Bolstering the argument that money makes the world go ’round, Google’s earnings, and spending, were big news today, as is the third-quarter decrease in VC funding. AMD’s “better than expected” net loss and the prospect of cloud-caused job losses also garnered attention.
Whether you liked or loathed the premiere of NBC’s The Event last night, the transmedia elements accompanying the series are super-disappointing. While there are a few sites and Twitter accounts, their level of success ranges from mildly entertaining to flat-out disjointed.
Apple announced today that it has sold more than 1.7 million new iPhones in the first three days of the device being on sale. That’s a record among Apple’s own product launches, and I’d guess that it’s some kind of record for the industry at large.
The new Nokia N8 has the dubious distinction of being both the first and the last N-series handset to run Symbian^3 — new high-end devices will run on MeeGo. A product strategy in constant transition isn’t one that will attract developers or customers to Nokia.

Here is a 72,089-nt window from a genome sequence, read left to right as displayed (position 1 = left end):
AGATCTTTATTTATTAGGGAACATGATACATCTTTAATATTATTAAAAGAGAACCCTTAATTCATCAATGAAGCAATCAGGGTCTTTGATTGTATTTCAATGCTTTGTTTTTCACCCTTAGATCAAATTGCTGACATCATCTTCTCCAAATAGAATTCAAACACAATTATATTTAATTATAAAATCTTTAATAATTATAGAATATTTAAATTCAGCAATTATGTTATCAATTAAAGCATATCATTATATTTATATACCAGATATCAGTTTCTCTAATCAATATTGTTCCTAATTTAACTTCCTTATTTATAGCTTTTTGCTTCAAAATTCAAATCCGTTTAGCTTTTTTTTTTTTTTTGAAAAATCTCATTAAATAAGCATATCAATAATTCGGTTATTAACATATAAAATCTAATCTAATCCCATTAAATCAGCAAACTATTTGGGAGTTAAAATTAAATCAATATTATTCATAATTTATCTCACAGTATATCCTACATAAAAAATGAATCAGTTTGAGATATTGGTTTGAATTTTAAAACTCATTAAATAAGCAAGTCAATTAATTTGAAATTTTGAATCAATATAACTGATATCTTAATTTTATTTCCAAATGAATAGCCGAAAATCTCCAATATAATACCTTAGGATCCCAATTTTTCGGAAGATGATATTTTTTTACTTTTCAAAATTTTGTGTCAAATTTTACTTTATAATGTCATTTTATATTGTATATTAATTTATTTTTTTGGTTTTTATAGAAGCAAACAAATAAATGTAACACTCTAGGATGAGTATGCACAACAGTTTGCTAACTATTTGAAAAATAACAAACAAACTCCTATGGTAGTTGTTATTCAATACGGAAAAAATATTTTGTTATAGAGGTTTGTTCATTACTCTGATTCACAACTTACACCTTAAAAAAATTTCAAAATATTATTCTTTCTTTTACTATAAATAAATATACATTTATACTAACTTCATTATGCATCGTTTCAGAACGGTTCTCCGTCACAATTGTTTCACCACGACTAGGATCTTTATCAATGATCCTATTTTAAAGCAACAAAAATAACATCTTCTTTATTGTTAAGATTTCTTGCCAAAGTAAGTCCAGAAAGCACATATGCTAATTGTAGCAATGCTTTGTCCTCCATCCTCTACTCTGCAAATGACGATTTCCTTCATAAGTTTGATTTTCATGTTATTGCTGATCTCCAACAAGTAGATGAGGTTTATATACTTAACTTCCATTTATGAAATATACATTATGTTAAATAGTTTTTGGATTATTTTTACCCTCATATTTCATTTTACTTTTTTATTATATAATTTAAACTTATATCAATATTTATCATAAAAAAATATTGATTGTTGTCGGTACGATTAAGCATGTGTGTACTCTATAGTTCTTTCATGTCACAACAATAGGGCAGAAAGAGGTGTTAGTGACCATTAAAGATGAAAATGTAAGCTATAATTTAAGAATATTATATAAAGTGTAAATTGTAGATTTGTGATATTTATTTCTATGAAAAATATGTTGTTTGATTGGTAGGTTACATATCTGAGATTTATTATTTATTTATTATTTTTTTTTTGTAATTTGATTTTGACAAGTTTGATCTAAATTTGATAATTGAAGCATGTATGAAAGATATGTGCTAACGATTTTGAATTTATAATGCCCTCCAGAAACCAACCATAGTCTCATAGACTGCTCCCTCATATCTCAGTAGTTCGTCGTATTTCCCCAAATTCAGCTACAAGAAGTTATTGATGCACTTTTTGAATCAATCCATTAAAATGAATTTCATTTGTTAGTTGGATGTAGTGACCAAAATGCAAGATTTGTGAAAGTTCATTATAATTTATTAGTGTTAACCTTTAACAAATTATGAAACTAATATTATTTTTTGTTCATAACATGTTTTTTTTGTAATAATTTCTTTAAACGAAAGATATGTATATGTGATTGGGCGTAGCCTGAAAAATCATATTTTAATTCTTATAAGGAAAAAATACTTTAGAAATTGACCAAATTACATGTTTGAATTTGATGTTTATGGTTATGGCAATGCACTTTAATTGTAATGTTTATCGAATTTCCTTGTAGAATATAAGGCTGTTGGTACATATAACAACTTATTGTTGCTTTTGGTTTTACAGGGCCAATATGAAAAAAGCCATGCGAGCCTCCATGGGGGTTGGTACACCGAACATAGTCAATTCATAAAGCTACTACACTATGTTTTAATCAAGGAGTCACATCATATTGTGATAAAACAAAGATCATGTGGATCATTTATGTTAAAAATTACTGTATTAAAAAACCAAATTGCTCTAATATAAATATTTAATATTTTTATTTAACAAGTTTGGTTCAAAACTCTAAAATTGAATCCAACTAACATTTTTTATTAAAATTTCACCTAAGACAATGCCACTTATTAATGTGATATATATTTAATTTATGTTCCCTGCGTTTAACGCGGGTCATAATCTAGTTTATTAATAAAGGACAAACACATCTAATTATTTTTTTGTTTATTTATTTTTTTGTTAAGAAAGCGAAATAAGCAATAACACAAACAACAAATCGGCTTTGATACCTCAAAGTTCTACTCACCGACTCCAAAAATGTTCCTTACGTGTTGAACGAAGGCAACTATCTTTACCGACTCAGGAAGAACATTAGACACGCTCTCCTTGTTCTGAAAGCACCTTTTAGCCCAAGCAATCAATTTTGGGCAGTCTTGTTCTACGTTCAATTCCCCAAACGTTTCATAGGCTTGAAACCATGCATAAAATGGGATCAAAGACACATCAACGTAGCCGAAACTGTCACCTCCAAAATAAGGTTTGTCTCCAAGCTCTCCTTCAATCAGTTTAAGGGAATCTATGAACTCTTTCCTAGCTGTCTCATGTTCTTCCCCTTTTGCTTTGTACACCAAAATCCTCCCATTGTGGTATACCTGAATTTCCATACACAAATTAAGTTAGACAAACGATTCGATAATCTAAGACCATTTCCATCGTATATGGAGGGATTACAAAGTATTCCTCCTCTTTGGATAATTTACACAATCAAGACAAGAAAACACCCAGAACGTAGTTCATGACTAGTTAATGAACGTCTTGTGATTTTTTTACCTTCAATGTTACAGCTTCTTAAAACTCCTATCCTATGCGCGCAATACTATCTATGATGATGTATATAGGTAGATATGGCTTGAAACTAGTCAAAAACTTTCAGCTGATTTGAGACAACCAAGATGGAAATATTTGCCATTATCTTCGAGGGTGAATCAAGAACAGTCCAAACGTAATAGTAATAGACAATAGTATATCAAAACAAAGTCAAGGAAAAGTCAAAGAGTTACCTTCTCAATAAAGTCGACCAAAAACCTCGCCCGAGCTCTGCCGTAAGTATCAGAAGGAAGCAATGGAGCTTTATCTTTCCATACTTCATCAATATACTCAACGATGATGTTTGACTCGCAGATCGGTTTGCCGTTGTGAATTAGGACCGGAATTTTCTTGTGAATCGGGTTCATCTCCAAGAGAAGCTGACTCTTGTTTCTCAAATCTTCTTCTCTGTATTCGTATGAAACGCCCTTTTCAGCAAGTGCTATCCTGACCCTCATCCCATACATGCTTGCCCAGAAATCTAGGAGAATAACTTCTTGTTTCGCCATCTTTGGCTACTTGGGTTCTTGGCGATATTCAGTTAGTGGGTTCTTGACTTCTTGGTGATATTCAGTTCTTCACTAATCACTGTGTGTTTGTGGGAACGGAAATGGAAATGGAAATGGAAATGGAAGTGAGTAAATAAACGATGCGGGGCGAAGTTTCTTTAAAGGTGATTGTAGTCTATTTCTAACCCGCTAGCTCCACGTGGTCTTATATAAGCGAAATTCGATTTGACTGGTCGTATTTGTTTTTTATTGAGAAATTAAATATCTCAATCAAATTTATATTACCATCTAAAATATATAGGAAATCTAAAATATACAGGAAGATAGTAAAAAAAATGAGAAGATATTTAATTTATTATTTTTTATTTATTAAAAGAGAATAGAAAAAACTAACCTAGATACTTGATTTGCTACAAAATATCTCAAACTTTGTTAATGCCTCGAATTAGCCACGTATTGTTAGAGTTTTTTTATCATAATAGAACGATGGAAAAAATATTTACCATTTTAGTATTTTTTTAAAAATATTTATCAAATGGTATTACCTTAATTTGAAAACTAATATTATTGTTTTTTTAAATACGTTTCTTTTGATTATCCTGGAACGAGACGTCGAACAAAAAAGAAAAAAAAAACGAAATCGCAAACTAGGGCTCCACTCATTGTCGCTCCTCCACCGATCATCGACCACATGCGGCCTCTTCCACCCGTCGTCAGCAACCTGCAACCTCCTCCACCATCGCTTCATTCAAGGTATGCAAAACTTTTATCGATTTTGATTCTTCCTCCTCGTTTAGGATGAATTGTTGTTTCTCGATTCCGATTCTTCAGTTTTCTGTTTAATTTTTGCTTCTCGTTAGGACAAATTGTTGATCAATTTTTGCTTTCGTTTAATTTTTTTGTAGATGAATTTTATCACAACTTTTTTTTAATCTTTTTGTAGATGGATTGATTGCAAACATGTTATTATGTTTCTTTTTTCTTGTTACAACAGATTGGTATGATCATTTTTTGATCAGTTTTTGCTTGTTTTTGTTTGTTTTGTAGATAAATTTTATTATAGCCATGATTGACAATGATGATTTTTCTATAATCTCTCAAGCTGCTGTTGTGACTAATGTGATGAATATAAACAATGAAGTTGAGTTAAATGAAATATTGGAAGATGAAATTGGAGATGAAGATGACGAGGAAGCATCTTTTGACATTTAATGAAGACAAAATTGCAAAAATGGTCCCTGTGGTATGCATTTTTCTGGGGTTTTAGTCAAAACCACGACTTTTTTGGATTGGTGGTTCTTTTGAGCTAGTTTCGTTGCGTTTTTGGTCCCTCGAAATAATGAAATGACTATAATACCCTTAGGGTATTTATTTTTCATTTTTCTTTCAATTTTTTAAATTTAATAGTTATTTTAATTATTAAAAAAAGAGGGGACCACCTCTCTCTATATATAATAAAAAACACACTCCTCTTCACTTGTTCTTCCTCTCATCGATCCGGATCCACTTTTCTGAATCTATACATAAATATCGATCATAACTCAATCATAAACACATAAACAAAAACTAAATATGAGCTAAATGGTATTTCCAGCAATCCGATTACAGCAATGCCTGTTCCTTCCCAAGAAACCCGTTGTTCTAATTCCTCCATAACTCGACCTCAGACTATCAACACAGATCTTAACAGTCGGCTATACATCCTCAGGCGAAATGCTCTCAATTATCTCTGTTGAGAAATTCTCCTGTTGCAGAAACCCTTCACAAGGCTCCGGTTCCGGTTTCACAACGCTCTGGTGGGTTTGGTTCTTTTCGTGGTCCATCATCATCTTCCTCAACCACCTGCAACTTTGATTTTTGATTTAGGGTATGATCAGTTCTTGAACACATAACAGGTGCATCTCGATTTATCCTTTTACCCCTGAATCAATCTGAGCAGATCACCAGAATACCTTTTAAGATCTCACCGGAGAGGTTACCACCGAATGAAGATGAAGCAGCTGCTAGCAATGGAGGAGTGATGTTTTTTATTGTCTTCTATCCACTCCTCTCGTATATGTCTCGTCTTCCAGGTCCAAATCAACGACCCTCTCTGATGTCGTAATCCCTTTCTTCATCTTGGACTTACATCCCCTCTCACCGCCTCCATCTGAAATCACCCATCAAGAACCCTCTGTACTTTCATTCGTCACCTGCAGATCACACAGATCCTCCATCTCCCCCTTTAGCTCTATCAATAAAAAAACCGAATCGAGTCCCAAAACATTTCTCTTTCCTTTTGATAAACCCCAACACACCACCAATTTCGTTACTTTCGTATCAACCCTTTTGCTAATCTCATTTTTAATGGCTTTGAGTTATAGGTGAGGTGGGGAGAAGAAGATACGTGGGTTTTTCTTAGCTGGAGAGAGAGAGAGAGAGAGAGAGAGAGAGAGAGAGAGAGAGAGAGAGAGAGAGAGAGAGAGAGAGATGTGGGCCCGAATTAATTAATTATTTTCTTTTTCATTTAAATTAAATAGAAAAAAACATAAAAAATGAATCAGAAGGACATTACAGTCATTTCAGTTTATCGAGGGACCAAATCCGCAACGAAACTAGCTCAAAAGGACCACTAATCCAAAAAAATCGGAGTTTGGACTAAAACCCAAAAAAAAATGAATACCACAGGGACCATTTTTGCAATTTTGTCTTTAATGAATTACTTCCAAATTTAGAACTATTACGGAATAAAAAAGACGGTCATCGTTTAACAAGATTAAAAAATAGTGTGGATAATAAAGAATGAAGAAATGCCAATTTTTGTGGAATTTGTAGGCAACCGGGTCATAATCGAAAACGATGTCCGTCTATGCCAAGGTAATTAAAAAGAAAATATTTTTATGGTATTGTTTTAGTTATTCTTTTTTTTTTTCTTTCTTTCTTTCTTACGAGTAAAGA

There was too much news today in the web video world, but here are the highlights! Babelgum has acquired Chad Vader, Next New Networks is launching a health and fitness network, Revision3 is now available via iPhone app and Michael Buckley no longer needs glasses.
Across the globe, iPhone 4 eyewitnesses are all seeing the same thing: lines around the block and few, if any, devices for those without reservations. Supplies of the iPhone 4 are dwindling, many stores expect to be sold out by the end of the day.
Apple’s mobile operating system update, iOS 4, is now available to download via iTunes. The updated operating system, previously known as the iPhone OS, features more than 100 new features and clocks in at 378MB.
Perhaps I woke up on the wrong side of the bed today, but I’m getting a little bored with the current crop of “superphones,” as Om likes to call them. Most of the recent top-end smartphones appear to be slight enhancements over what’s currently available.
As Twitter continues to struggle with repeated system outages and downtime, attention has turned to ways of extending — or even replacing — the social network as a communications platform. But what would such a world look like? It would involve multiple clients and open standards.
Silicon Valley is the hub of the technology industry, but is its status on the wane due to the high cost of living and a more mobile work force enabled by broadband and a changing culture?